A Ryerson Fashion Communications grad and RADmag's very own former Art Director, the highly talented Kelly Nguyen describes herself as an "illustrator and digital art director/content creator". She now works at John St. Advertising in downtown Toronto- a self proclaimed creative collaborative agency. Take a look at our interview with Kelly for her take on branding, inspiration, and adapting to the (oh-so scary seeming) real-world out of University as well as some of her very own designs.
How would you describe your time at Ryerson in terms of preparing you for the creative industry?
To be program specific, in Fashion Communications we had a chance to explore multiple creative techniques, all of which made me and my skill what I am today. Dabbling into a bit of everything allowed me to understand different mediums and develop an eye accordingly. I think preparing for our year end shows had a huge impact as well. Spending a full year developing a creative concept of your very own gives you that sense of independence and professionalism that can be taken further into the industry.
How has the transition been between school and the industry? What would you say has been the most difficult part?
It’s been relatively smooth but can still be a little intimidating sometimes. I often get that lingering thought that “this is the real world and people are depending on me to do my job well,” where in school I could make a mistake and know that I’d still be “safe” on some level.
What about adapting to your job?
To be honest it wasn’t as difficult as I thought it would be. I think if you know what you want and know what you’re good at, finding a job that speaks to those things feels second nature.
Let's talk a little about branding- how much effort do you think you dedicate to creating an aesthetic?
My work ranges a lot because I go from illustration and graphic design to art direction in photography and editorial. So I’m always trying to find a way to balance both and figure out how I can turn that into my own brand and aesthetic.
How does your job inspire your personal brand?
Right now I work in advertising which means I’m involved with multiple brands. Not all of them inspire me, but they do allow me to understand how to cater to different markets and personalities. I think because what I do here is a little different from what I want my brand to be, it gives me the chance to take a step back and look at my personal work in a different perspective.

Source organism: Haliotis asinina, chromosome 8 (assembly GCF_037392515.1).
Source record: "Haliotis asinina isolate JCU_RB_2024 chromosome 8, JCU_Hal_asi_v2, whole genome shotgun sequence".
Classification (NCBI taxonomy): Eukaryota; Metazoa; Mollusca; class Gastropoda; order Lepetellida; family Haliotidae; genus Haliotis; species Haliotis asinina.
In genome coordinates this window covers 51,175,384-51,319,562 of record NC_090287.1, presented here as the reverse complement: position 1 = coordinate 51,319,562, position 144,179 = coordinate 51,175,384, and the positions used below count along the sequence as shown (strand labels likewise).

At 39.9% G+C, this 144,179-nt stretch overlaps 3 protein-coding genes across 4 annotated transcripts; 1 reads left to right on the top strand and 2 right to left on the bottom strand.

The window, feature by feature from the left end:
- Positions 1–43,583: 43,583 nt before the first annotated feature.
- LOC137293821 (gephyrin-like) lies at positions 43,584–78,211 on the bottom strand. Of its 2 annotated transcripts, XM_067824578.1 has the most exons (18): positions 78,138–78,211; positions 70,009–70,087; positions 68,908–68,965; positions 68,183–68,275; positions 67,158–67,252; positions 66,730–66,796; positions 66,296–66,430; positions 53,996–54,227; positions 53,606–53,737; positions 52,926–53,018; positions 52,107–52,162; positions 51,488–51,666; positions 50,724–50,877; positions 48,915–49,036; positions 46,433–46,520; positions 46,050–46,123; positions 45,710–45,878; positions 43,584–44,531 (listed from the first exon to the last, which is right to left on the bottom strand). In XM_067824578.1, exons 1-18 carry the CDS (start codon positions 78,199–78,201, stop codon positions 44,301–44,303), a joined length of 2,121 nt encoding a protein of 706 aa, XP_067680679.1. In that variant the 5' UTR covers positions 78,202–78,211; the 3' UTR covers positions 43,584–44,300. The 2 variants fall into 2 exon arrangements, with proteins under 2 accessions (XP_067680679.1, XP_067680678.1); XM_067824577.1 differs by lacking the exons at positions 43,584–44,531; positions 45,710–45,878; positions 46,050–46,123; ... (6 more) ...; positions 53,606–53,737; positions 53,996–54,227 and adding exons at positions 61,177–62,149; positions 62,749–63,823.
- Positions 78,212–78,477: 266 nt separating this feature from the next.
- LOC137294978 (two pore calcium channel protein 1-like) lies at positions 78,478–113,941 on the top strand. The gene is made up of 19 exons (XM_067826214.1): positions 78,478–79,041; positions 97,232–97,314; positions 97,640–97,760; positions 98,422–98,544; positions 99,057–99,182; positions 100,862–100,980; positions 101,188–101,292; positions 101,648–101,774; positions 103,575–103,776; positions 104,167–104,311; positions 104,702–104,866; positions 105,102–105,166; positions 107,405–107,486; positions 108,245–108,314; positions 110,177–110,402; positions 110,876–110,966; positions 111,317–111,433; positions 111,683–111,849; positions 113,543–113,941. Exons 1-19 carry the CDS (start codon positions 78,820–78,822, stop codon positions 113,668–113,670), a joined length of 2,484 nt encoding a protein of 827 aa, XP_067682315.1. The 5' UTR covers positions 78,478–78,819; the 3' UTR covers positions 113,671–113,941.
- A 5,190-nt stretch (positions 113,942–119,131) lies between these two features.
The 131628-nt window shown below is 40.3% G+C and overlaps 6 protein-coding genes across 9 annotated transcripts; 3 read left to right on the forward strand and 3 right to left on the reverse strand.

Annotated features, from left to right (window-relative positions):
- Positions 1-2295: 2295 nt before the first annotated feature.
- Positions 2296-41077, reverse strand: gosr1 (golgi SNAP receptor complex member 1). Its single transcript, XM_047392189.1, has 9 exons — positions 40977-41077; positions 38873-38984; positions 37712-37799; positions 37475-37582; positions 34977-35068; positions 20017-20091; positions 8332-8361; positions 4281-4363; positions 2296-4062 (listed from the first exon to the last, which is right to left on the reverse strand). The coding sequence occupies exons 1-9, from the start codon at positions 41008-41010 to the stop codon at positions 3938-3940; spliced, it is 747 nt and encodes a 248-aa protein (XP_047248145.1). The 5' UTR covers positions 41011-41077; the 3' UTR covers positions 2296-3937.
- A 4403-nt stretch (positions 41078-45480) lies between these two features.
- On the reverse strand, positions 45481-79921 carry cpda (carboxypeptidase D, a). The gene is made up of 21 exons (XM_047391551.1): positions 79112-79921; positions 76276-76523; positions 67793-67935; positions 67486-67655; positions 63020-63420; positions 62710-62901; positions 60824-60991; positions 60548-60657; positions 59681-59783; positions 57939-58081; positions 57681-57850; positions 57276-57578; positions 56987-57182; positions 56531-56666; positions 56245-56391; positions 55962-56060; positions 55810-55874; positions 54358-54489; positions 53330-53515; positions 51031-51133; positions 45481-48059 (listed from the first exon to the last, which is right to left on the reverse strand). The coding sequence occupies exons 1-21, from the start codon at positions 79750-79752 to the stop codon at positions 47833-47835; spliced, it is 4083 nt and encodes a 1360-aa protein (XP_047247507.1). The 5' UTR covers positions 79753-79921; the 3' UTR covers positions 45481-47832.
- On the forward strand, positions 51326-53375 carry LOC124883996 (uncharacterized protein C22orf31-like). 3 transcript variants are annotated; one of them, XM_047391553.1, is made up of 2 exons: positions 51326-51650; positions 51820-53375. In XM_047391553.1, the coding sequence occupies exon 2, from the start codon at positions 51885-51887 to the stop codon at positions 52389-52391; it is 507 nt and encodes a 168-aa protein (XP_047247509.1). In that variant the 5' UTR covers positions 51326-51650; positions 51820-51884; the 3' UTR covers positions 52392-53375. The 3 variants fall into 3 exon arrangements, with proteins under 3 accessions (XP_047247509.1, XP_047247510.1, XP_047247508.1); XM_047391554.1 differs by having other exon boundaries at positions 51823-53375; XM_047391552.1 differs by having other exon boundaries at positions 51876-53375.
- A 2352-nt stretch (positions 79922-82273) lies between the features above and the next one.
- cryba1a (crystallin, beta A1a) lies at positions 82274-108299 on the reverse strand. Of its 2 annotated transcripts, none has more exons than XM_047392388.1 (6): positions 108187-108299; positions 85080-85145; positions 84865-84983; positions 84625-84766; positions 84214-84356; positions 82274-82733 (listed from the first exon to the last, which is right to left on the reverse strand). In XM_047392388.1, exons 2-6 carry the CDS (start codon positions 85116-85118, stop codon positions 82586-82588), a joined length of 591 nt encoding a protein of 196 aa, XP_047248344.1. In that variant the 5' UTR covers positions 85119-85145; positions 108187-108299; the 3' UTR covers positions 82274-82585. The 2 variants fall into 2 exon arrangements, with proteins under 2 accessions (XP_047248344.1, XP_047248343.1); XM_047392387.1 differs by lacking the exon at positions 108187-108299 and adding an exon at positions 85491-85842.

It's pretty easy to find inspiration- but how would you say you channel inspiration?
Sometimes you just have to let your mind wander and put things together that may not necessarily go together. Often times the most interesting things are the ones that don’t really make sense, but do once put under a different light.
That being said, what's one creative piece that really inspired you recently?
I’ve been quite obsessed with the new Kenzo perfume campaign directed by Spike Jonze. It takes the ideal Kenzo woman, someone who stands out from the crowd, who is energetic and quirky, and puts it into this unexpected short film that doesn’t seem to have much context until the very end where Maragret Qually jumps through a gigantic floral Kenzo eye.
We hear you did a semester in Amsterdam, what did you take from the experience?
YOLO, seriously. My semester in Amsterdam is a huge part of who I am right now. I used to be extremely introverted and very afraid of taking chances, and then I went to Amsterdam and was forced to be out there, to make something of myself in a place where I didn’t really know anyone or the culture. And then being in a program where they so heavily push creativity and conceptual thinking, changed me in the most positive ways possible.
Do you see yourself ending up in Toronto? If not, where?
I see myself going back to Europe or somewhere in the states like L.A or New York. It’s good to challenge yourself with a change of pace. At the end of the day though, I think I’ll always come back to Toronto because it’s home.
To finish things off, what's one thing you think one tip every design student should know before entering the "real world"?
Surround yourself with fellow creatives and be open to criticism. Look to the people who you can trust to be honest with you. There’s nothing worse than being put on a pedestal and then falling off of it when you enter the real world. Know that anything can be a learning experience.
What about one design product must-have?
A good old sketch book. Take the time to reflect on things that inspire you in a doodle or words.